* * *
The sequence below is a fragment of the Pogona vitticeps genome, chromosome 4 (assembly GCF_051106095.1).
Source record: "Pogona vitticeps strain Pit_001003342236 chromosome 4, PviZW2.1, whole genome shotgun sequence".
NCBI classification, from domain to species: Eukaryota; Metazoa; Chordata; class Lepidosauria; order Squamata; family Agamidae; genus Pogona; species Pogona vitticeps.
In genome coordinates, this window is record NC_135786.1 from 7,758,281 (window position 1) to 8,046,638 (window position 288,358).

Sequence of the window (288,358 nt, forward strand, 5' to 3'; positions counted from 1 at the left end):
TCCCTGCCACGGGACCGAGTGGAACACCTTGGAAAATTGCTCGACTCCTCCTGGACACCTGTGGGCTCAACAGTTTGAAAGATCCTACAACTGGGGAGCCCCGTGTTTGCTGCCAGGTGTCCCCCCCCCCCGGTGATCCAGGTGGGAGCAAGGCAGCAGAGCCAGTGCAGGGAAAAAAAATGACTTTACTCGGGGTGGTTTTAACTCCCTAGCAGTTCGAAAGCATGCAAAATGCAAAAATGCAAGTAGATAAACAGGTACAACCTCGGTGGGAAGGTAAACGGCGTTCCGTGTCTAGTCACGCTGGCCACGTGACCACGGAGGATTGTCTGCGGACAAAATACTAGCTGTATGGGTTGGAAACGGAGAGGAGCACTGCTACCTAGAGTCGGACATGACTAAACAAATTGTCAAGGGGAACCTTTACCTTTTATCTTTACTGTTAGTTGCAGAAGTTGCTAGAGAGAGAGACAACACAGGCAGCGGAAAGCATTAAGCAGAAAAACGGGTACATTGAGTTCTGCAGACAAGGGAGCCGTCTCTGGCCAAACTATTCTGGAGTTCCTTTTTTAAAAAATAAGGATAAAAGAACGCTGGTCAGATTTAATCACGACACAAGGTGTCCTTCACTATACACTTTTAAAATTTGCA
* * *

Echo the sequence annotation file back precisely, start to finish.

The sequence below is a fragment of the Pogona vitticeps genome, chromosome 4 (assembly GCF_051106095.1).
Source record: "Pogona vitticeps strain Pit_001003342236 chromosome 4, PviZW2.1, whole genome shotgun sequence".
NCBI classification, from domain to species: Eukaryota; Metazoa; Chordata; class Lepidosauria; order Squamata; family Agamidae; genus Pogona; species Pogona vitticeps.
In genome coordinates, this window is record NC_135786.1 from 7,758,281 (window position 1) to 8,046,638 (window position 288,358).

Sequence of the window (288,358 nt, forward strand, 5' to 3'; positions counted from 1 at the left end):
TCCCTGCCACGGGACCGAGTGGAACACCTTGGAAAATTGCTCGACTCCTCCTGGACACCTGTGGGCTCAACAGTTTGAAAGATCCTACAACTGGGGAGCCCCGTGTTTGCTGCCAGGTGTCCCCCCCCCCCGGTGATCCAGGTGGGAGCAAGGCAGCAGAGCCAGTGCAGGGAAAAAAAATGACTTTACTCGGGGTGGTTTTAACTCCCTAGCAGTTCGAAAGCATGCAAAATGCAAAAATGCAAGTAGATAAACAGGTACAACCTCGGTGGGAAGGTAAACGGCGTTCCGTGTCTAGTCACGCTGGCCACGTGACCACGGAGGATTGTCTGCGGACAAAATACTAGCTGTATGGGTTGGAAACGGAGAGGAGCACTGCTACCTAGAGTCGGACATGACTAAACAAATTGTCAAGGGGAACCTTTACCTTTTATCTTTACTGTTAGTTGCAGAAGTTGCTAGAGAGAGAGACAACACAGGCAGCGGAAAGCATTAAGCAGAAAAACGGGTACATTGAGTTCTGCAGACAAGGGAGCCGTCTCTGGCCAAACTATTCTGGAGTTCCTTTTTTAAAAAATAAGGATAAAAGAACGCTGGTCAGATTTAATCACGACACAAGGTGTCCTTCACTATACACTTTTAAAATTTGCA